The Lara Croft Collection (Nintendo Switch) Review

By Az Elias 29.06.2023

Review for The Lara Croft Collection on Nintendo Switch

After wrapping up its pre-reboot trilogy of Tomb Raider titles (Legend, Anniversary, Underworld), Crystal Dynamics took a risky move with the franchise, taking the Lara Croft name and turning it into its own series separate from the famous branding. Experimenting with an alternative gameplay style, it allowed the core Tomb Raider games to focus on big, bold action adventures, while the spin-offs went the top-down shooter route. The Lara Croft Collection is a twin-pack of these cooperative arcade style games: Lara Croft and the Guardian of Light and Lara Croft and the Temple of Osiris.

Tomb Raider fans everywhere will see the name of this bundle and perhaps be disappointed it isn't a collection of some (or all) of Lara Croft's better-known adventures, whether that be the original Core Design games that started everything in the late 90s, or Crystal Dynamics' more recent franchise reboot that culminated in Shadow of the Tomb Raider. It's a fair question to ask, too, given that more and more games from older generations are seeing long-awaited rereleases, some of which gain additional graphical and gameplay enhancements.

Tomb Raider is certainly one of those classic franchises that could perhaps benefit from modern updates to its controls, but frankly just warrants being made accessible to as many people as possible, especially on a platform like Nintendo Switch, of which its userbase is astronomical in numbers. Just about the entire series is available on PC through Steam, but it would be so pleasing to have the ability to play such an iconic set of titles on a modern (handheld) console, even without any additional visual upgrades. Fingers crossed, hm?

Screenshot for The Lara Croft Collection on Nintendo Switch

As outlined, though, The Lara Croft Collection features two isometric top-down arcade action games that evoke the feeling of classic Tomb Raider better than some of the other entries that were being released in the "main" series at the time. 2010's brilliant Lara Croft and the Guardian of Light is the superior of these featured spin-offs, but 2014's Temple of Osiris still does a competent job of staying true to its roots despite not being quite as entertaining as its predecessor.

Both games see the titular archaeologist and treasure hunter Lara Croft pursue artifacts of historical importance, only for, naturally, whatever ancient evil that was sealed within them being unleashed unto the world after gaining access. Cue action and puzzle-themed adventures across the Aztec ruins of Mexico in Guardian of Light and through the hazardous tombs of Egypt in Temple of Osiris.

Designed with cooperative play in mind, both titles feature all manner of brain-teasing puzzles and dangerous traps, as well as hordes of monsters to blast down in a twin-stick style, intended to put the teamworking and communication skills of players to the test in a local environment. Indeed, with no online feature, it falls to gathering friends and family on the couch to enjoy the multiplayer aspects - and with puzzles that tailor specifically to the number of players active, and with how the dynamics of the action changes based on this fact, Guardian of Light and Temple of Osiris become quite different experiences depending on whether they are played solo or not. Two buddies can work together in the first game, while the sequel allows for up to four companions running around on-screen, which can admittedly get rather hectic in the latter title.

Screenshot for The Lara Croft Collection on Nintendo Switch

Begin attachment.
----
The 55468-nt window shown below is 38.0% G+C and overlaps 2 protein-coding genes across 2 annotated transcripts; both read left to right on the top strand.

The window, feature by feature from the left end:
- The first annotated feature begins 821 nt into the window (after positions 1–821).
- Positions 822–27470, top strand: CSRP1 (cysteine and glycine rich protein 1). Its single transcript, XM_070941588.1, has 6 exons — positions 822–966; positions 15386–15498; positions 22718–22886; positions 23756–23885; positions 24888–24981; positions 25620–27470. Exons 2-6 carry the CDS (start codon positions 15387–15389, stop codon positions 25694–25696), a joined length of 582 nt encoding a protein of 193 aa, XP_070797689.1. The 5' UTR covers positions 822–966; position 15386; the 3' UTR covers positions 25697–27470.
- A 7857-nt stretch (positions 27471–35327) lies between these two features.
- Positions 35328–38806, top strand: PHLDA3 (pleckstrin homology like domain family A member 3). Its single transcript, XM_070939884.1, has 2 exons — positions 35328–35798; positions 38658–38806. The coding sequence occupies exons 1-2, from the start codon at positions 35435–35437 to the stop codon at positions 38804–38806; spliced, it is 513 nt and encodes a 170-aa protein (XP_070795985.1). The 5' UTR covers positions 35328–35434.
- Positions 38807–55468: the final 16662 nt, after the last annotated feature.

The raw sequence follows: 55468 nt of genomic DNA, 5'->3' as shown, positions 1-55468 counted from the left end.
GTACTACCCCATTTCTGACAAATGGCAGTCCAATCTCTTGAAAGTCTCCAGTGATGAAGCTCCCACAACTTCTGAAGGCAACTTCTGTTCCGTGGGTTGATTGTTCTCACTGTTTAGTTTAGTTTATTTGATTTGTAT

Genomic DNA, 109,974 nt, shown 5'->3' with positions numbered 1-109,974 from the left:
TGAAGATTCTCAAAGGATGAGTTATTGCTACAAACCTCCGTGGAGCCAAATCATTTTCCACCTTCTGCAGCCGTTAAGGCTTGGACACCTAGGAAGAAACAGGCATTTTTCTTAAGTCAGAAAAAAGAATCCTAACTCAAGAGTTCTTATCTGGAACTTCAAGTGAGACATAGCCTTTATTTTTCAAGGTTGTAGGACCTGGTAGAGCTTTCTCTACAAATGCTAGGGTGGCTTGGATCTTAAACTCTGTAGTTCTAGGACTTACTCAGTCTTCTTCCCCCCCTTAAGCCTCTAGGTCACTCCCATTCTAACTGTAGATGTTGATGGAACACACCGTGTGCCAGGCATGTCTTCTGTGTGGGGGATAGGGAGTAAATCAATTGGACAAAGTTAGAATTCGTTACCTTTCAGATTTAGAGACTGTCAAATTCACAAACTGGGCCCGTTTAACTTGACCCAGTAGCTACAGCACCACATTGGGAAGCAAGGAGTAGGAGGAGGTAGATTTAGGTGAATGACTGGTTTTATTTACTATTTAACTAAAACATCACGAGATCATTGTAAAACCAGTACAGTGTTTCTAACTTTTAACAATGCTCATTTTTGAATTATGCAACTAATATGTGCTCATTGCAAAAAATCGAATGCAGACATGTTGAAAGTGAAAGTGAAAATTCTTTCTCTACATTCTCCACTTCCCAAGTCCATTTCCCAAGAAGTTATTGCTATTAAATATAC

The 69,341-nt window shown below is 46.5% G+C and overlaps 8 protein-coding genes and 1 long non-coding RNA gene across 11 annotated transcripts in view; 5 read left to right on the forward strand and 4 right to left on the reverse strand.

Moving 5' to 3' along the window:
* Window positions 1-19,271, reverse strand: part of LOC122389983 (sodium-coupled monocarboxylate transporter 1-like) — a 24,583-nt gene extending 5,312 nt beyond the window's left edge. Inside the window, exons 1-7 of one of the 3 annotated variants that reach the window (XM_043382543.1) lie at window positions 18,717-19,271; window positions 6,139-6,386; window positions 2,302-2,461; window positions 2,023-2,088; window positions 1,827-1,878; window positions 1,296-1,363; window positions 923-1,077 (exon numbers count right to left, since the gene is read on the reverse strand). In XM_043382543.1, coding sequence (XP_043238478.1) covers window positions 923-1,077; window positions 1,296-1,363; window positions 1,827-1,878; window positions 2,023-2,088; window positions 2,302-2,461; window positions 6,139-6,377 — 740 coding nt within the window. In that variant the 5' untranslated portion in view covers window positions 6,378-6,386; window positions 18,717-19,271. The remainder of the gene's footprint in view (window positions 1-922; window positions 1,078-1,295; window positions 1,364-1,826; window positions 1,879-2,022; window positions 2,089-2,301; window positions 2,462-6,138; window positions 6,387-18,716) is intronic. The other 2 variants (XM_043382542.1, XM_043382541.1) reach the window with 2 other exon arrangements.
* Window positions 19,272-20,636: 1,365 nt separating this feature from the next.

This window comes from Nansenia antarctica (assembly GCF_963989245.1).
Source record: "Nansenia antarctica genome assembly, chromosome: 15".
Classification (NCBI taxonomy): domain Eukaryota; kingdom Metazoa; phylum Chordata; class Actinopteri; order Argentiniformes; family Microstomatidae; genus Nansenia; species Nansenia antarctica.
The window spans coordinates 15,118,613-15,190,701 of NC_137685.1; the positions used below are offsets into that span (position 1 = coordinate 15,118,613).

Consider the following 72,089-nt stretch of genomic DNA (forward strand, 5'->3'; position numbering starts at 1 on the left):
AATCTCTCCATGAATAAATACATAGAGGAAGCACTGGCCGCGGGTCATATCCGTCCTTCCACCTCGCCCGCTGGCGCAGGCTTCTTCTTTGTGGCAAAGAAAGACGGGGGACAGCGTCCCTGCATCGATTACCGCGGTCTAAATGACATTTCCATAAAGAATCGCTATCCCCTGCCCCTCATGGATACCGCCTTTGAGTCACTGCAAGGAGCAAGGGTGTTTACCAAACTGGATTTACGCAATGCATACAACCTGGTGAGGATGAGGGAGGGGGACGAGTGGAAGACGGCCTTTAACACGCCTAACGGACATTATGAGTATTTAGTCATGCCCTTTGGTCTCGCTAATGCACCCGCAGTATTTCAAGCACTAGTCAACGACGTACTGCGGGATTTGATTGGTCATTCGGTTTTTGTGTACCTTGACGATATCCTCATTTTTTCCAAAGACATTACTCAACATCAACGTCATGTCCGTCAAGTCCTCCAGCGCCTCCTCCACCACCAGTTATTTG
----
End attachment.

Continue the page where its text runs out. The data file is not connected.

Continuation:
Since characters have unique abilities, it is necessary to assist each other to progress. In Guardian of Light, for example, Lara can fling her grappling hook across a spike pit to create a makeshift tightrope, allowing her partner, the Guardian of Light himself, Totec, to cross the gap safely. Repaying the good faith, Totec can raise his shield above his head, letting the Englishwoman hop on top to reach higher places. Of course, as advancement is made through levels, rooms that require better precision, more thinking, and quicker reflexes crop up, testing the bonds of players and characters alike.

The beauty of both games, though, is that they can be played fully independently, without any need for a player two (or three or four). Lara utilises all the special traits of her allies in single player, meaning every puzzle can be completed and every hazard can be bypassed successfully on her lonesome. Multiplayer is a fun time, despite getting a bit overcrowded in Temple of Osiris, but a solo adventurer can have just as much gratification and may sometimes prefer not having to worry about a comrade, which requires being on the same page in many instances.

True to the series' origins, each stage features a plethora of hidden secrets to uncover. Optional tombs that can be stumbled across, featuring some of the more challenging puzzles, as well as collectibles that require a good eye and equally good platforming, reward in equipable relics and weapons to bolster damage and defence. Such items come with drawbacks, though, whereby some artifacts reduce a statistic whilst boosting another, adding a little customisation to proceedings, as players craft a loadout that suits their style.

Screenshot for The Lara Croft Collection on Nintendo Switch

In addition, the addictive arcade element of both games is delivered through the racking up of points by defeating enemies and picking up treasure. With rewards unlocked for accumulating milestone point totals, a massive part of the fun comes from this score attack mechanic, replaying levels to achieve said targets. Some goals are even time-based, asking players to clear puzzles or even entire stages within the clock. Although the group must work together to reach those objectives in multiplayer, scores are recorded and compared at the end, just for bragging rights' sakes, adding a competitive element to the supportive side of gameplay.